Edsall, it became clear, was not ready to dispense a lot of kudos for his stars, still hoping to push them as camp moves on. Take the wide receivers. Please. Edsall almost made it sound of his twin big-play threats Stefon Diggs and Deon Long have run routes directly into the doghouse.
“We’ve got a lot of work to do at the receiver corps, we have to step it up there,” he said. “Two guys that I have been most impressed with have been Tavion Jacobs and Levern Jacobs, those are the guys that I think have probably practiced the best so far. Everybody wants to talk about our receivers but we have to go out on the field and earn it and do it.”
Long, who will return to practice tomorrow from a rib injury, addressed the coach’s criticism last week, admitting he had to step it up. Diggs felt the same way.
“The big thing is for us to get better each and every day,” said Diggs, who is second among all FBS players with a career average of 156.0 all-purpose yards per game. “(Coach Edsall) wants us to up our game and turn it up a notch. He wants our best and we’ll keep getting better until we meet his expectations.”
“Potential has to meet production,” said Locksley. “We push them, we prod them to be the best because when those guys are at their best they are among the best receivers in the country. You’d just like to see that more consistently is what Coach (Edsall) is saying.”
Thanks to Diggs’ and Long’s broken legs last year, the Terps do have an embarrassment of experienced riches at wide receiver with the Jacobs’, Marcus Leak, Amba Etta Tawo, Malcolm Culmer, Daniel Adams and good-looking freshman Juwan Winfree.
The situation isn’t so rosy along the offensive line, which is a reason Maryland isn’t universally loved as a Big Ten favorite. There’s some experience but not much depth unless a couple of big freshmen come up big and well, there’s hope that those two, Derwin Gray and Damian Prince come up really big.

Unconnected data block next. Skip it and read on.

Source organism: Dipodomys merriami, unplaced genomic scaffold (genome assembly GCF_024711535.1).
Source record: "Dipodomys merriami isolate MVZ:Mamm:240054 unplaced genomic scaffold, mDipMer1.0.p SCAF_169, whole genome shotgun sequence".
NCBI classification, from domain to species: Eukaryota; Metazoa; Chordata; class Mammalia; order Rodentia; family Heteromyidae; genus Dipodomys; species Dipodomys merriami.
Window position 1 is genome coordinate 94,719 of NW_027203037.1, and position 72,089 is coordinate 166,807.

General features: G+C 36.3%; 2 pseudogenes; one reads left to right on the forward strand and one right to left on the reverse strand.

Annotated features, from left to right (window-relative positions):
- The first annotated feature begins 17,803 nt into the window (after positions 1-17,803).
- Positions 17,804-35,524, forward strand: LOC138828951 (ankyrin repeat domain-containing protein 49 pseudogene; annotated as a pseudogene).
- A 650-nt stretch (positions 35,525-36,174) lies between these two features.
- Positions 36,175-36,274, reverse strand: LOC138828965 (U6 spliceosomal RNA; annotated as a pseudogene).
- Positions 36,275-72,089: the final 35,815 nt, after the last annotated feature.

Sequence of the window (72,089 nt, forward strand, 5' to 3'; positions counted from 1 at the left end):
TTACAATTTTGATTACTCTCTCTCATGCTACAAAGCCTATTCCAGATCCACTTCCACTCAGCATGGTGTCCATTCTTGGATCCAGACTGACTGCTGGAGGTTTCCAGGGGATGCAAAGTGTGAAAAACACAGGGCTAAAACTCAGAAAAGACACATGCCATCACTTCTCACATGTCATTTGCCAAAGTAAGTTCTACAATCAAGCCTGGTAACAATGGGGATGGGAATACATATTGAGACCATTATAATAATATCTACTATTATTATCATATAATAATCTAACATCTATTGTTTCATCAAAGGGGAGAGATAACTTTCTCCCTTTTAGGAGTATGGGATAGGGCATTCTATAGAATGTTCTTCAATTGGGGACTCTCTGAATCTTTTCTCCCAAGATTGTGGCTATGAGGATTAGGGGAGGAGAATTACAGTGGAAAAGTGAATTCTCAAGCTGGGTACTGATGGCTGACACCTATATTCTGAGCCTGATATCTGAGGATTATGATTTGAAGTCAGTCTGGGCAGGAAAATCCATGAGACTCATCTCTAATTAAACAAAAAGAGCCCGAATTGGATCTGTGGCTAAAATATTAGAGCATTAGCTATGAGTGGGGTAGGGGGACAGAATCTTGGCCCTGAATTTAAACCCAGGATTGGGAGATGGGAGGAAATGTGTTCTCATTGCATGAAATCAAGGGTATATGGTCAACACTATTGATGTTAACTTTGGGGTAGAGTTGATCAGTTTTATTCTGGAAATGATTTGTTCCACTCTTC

Well, let Edsall tell the story: “We don’t have as much depth there as we’d like to. (Sophomore) Mike Dunn is having a really good preseason. We need him to be more technically sound. (Dunn moved from guard to left tackle this year). Silvano (Altamirano) had a great scrimmage yesterday and he’s somebody we feel really good about (at left guard). You got Sal (Conaboy, a Rimington Watch List candidate) at center, Andy Zeller at right guard and Ryan Doyle. I think moving him from left to right has helped him, seems like a more natural fit for him.”
Edsall also praised backup left tackle Jake Wheeler (“playing his best football”) and “young pup” Gray. True freshman center Brendan Moore also earned a shout-out. Edsall also said that Prince “has all the tools, he’s just young.”
First-year offensive line coach Greg Studrawa was more succinct. “In (the Big Ten), the games are won up front. When you control the offensive and defensive line of scrimmage you’re going to win in this league.”
Studrawa also praised Conaboy, Dunn and Altamirano.
Edsall announced that guard Evan Mulrooney, who had been out with a viral infection was back with the team though he still has to be cleared to play, and that might be a while. In the only significant camp injury so far, freshman lineman Sean Christie has been lost with an ACL injury.
There’s less worry on the other side of the ball where five players with a lot of experience return for the three front line spots and there’s young talent working in. Quinton Jefferson anchors one end backed by up-and-comer Malik Jones, and senior nose tackles Keith Bowers and Darius Kilgo have both been starters. Andre Monroe is on the other end with his national-leading average of 0.66 sacks per game heading into this year. Roman Braglio, who Edsall said is “a fierce competitor, tough, just goes out there and grinds it,” backs Monroe.